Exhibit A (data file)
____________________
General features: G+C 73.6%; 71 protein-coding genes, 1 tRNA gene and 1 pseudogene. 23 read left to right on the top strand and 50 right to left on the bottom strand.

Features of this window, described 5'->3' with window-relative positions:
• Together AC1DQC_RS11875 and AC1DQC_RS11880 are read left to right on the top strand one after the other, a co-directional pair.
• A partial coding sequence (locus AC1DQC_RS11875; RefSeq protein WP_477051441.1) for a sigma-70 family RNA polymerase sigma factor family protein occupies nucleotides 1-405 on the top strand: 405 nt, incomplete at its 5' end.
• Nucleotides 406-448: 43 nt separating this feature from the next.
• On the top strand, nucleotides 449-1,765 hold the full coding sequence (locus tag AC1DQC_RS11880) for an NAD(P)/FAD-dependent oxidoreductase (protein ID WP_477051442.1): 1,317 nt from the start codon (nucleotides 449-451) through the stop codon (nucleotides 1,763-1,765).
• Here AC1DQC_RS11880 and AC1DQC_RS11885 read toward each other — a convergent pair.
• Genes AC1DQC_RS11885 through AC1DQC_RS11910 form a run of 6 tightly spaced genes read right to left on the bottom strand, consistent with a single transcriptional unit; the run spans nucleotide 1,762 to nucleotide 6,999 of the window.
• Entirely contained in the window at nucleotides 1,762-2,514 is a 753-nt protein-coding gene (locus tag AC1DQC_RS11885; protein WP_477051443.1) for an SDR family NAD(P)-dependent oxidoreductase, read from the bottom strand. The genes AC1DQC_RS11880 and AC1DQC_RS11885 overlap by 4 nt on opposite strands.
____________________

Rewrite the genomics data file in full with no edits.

General features: G+C 73.6%; 71 protein-coding genes, 1 tRNA gene and 1 pseudogene. 23 read left to right on the top strand and 50 right to left on the bottom strand.

Features of this window, described 5'->3' with window-relative positions:
• Together AC1DQC_RS11875 and AC1DQC_RS11880 are read left to right on the top strand one after the other, a co-directional pair.
• A partial coding sequence (locus AC1DQC_RS11875; RefSeq protein WP_477051441.1) for a sigma-70 family RNA polymerase sigma factor family protein occupies nucleotides 1-405 on the top strand: 405 nt, incomplete at its 5' end.
• Nucleotides 406-448: 43 nt separating this feature from the next.
• On the top strand, nucleotides 449-1,765 hold the full coding sequence (locus tag AC1DQC_RS11880) for an NAD(P)/FAD-dependent oxidoreductase (protein ID WP_477051442.1): 1,317 nt from the start codon (nucleotides 449-451) through the stop codon (nucleotides 1,763-1,765).
• Here AC1DQC_RS11880 and AC1DQC_RS11885 read toward each other — a convergent pair.
• Genes AC1DQC_RS11885 through AC1DQC_RS11910 form a run of 6 tightly spaced genes read right to left on the bottom strand, consistent with a single transcriptional unit; the run spans nucleotide 1,762 to nucleotide 6,999 of the window.
• Entirely contained in the window at nucleotides 1,762-2,514 is a 753-nt protein-coding gene (locus tag AC1DQC_RS11885; protein WP_477051443.1) for an SDR family NAD(P)-dependent oxidoreductase, read from the bottom strand. The genes AC1DQC_RS11880 and AC1DQC_RS11885 overlap by 4 nt on opposite strands.